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North Dakota

North Dakota has an area of approximately 70,700 square miles (183,000 square kilometers).

The state’s nickname is the “Peace Garden State” because it is home to the International Peace Garden, located on the border between North Dakota and Manitoba, Canada.

North Dakota is the least-visited state in the country, making it a great destination for those seeking a quieter and more peaceful experience.

The western part of the state is known for its picturesque Badlands, featuring unique rock formations and stunning vistas.

The state’s economy is largely driven by agriculture, with wheat being the primary crop grown in the region.

North Dakota is one of the top producers of honey in the United States, thanks to its vast fields of wildflowers that attract bees.

North Dakota is rich in fossil fuels, particularly coal and oil. It has significant oil reserves in the Bakken Formation, making it an important energy-producing state.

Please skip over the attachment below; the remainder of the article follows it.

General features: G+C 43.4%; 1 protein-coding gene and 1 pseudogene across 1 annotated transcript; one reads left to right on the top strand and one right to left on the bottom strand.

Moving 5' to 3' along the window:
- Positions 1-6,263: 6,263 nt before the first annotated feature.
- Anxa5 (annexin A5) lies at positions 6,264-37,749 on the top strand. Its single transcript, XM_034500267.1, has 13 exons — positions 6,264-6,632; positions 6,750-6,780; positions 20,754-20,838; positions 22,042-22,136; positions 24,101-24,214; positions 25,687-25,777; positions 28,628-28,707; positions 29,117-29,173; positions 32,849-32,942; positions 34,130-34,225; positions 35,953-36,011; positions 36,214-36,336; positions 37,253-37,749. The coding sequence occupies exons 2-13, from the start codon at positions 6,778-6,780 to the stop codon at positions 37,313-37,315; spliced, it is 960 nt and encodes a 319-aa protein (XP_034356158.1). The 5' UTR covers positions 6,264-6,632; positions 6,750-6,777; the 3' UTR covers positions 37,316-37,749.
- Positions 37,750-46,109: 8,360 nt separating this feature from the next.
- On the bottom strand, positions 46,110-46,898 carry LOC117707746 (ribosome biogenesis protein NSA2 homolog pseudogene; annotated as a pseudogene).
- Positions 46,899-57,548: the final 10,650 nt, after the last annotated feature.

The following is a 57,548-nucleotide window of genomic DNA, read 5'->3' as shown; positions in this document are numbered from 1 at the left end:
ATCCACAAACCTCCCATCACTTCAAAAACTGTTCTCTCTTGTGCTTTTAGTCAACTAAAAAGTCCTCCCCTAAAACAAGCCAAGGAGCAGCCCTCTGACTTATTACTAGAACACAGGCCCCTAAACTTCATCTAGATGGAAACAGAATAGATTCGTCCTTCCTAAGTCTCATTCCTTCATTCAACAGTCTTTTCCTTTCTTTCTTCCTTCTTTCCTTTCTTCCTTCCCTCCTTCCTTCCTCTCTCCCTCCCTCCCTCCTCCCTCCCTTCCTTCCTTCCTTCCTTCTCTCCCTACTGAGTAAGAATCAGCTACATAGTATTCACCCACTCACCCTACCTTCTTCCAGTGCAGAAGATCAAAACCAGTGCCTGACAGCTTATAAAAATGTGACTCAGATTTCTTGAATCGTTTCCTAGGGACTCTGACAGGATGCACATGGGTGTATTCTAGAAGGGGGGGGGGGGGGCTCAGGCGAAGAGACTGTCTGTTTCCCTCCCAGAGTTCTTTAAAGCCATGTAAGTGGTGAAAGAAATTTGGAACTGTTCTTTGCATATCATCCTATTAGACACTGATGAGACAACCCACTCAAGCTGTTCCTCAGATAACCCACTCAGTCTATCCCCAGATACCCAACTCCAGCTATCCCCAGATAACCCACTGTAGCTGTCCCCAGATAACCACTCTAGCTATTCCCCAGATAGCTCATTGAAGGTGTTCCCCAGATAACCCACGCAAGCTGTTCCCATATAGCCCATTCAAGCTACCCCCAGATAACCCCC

Rugby, North Dakota, is considered the geographic center of North America.

The state is home to several Native American tribes, including the Mandan, Hidatsa, Arikara, and Lakota Sioux.

North Dakota has a strong Norwegian influence, and the city of Minot hosts the Norsk Høstfest, the largest Scandinavian festival in North America.

North Dakota has a vibrant rodeo culture, with numerous rodeos held throughout the state during the summer months.

Laws Still on the Books in North Dakota

In Fargo, North Dakota, it is illegal to wear a hat while dancing.

Don’t keep an elk in a sandbox in your yard. That’s breaking the law.

You may not let your horse sleep in your house.

It is illegal to fall asleep with your shoes on.

It is illegal to shoot an Indian on horseback, provided you are in a covered wagon.

It is illegal to dance to the “Star-Spangled Banner.”

It is illegal to play hopscotch on a Sunday.

It is illegal to dance while wearing a hat in a courtroom.

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